EU Climate Chief on UN Summit 'Whatever We Pledge Should Be Equally Binding'

With UN climate talks starting next week in Durban, South Africa,  hopes remain for new momentum in the drive to reduce CO2 emissions. In an interview with SPIEGEL ONLINE, EU Climate Commissioner Connie Hedegaard reveals Europe's strategy. Divisions between rich and poor countries must end, she says.

A power station in Wollongong, Australia releases steam and other emissions.
REUTERS

A power station in Wollongong, Australia releases steam and other emissions.


SPIEGEL ONLINE: Commissioner Hedegaard, there have been 16 United Nations climate negotiations, but little progress. What needs to happen in Durban to reach an agreement on limiting carbon dioxide emissions?

Hedegaard: Climate talks in Durban must move beyond the traditional 20th century thinking that divided the world into a rich north and poor south.

SPIEGEL ONLINE: What does that mean?

Hedegaard: Developing countries should take on more responsibility for climate protection. China and other large emerging economies should put their weight into cutting emissions. The European Union accounts for 11 percent of global emissions. It would be impossible to limit global warming to reasonable levels unless the producers of the remaining 89 percent also commit to a future set-up.

SPIEGEL ONLINE: Hasn't much of the CO2 already released into the atmosphere come from the world's wealthiest nations?

Hedegaard: Of course we have to pledge different things. But we are mutually interdependent and we are trying to address global challenges. Whatever any of us pledge must be equally binding. That pledges on carbon emissions from one part of the world should be binding, whereas those in other parts of the world are not, makes no sense in the 21st century.

SPIEGEL ONLINE: But so far countries with rapidly growing economies such as China, Brazil and India have received the most climate change funding through the Clean Development Mechanism (CDM), which financially rewards emission-reduction projects in developing countries.

Hedegaard: The EU wants to change that. From 2013 the project-related funding under the CDM will only be available for the poorest countries, especially African countries.

SPIEGEL ONLINE: EU countries and other wealthy nations, with the exception of the United States, are the only ones legally bound to cut their CO2 pollution under the Kyoto Protocol treaty. But with the treaty set to expire at the end of 2012, how will you encourage the biggest greenhouse gas producers -- China, Russia and the US -- to participate?

Hedegaard: In the US and China there is progress on climate change. In the US, hundreds of cities have plans to reduce CO2. California is even starting an emissions trading scheme. Several provinces in China also plan to start pilot projects on emissions trading.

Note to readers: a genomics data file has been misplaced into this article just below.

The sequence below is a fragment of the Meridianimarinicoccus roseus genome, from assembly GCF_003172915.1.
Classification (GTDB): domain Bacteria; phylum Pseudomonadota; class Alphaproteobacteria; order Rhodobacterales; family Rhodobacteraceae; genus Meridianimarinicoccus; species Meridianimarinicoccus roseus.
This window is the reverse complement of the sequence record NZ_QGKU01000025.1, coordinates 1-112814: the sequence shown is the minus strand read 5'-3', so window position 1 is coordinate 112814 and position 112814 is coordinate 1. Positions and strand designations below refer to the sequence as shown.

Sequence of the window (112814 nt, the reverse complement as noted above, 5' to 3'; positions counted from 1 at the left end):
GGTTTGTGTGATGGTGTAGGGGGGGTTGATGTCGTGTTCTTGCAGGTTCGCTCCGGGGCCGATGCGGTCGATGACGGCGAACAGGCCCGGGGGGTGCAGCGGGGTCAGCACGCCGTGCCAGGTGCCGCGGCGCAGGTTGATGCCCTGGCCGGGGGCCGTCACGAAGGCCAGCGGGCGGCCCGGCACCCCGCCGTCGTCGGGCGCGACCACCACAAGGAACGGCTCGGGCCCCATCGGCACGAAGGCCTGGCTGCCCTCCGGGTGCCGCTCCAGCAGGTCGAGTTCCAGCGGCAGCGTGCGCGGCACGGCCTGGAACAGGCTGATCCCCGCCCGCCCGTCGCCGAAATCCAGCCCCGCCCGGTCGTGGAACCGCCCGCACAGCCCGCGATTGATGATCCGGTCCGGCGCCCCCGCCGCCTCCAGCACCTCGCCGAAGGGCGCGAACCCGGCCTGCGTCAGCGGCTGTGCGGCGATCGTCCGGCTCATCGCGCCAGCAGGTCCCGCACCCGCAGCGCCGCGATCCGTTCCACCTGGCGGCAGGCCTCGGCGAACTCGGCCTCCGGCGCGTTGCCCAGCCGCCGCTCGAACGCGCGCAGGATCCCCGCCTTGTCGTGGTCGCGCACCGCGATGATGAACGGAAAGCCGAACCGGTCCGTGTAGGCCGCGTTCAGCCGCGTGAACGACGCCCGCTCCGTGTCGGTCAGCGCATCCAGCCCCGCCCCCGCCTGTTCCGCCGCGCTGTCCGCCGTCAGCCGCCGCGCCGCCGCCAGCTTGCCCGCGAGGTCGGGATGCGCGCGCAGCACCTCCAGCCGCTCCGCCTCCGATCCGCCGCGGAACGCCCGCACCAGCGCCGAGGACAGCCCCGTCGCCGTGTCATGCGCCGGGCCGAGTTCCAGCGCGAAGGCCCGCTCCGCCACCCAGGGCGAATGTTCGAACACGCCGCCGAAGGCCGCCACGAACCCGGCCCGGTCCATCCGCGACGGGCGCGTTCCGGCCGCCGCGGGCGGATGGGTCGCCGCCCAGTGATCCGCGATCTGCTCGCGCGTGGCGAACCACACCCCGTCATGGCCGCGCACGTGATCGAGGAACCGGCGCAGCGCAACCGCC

SPIEGEL ONLINE: Is that enough for a turnaround in Durban?

Hedegaard: The pressure on the developing countries that are most threatened by climate change is increasing too. Many developing countries have now understood that a climate treaty is important. We want to use this momentum in Durban. The EU will try to mediate and get the US and China on board.

SPIEGEL ONLINE: What is he EU's ultimate goal in Durban?

Hedegaard: The EU is pushing for a binding road map in which all countries would commit to take some action by 2015.

SPIEGEL ONLINE: Road maps from previous UN conferences have had little success, though.

Hedegaard: Without a road map we will not see a second Kyoto commitment period. In Durban, we must bring the most important states to agree to a binding road map. The states would then have until 2015 to introduce CO2 monitoring.

SPIEGEL ONLINE: How is that expected to work when most of the countries didn't even adhere to the Kyoto requirements?

Hedegaard: The difference is that this time all countries are to participate, including developing countries and emerging economies. I think most countries will follow a broad approach. The aim for this road map should be covering 80 to 85 percent of global anthropogenic greenhouse gas emissions. The problem with the current contractual position is that soon two-thirds of the anthropogenic emissions are not part of the Kyoto Protocol.

SPIEGEL ONLINE: How likely is the US to support this road map?

Hedegaard: The US has signaled that they would participate if China does too. But so far in this matter there is actually little sign of progress from the US.

SPIEGEL ONLINE: Do you expect a true breakthrough at the 21st United Nations climate conference in 2015, then?

Hedegaard: In 2015 the discussions should be finished, details should be settled and an international commitment on climate action should be signed. It will then still take years until the arrangements for CO2 reduction are implemented.

SPIEGEL ONLINE: How do you feel as you prepare for the negotiations in Durban?

Hedegaard: Concerned. Concerned that we're putting the environment at risk.

Interview conducted by Axel Bojanowski

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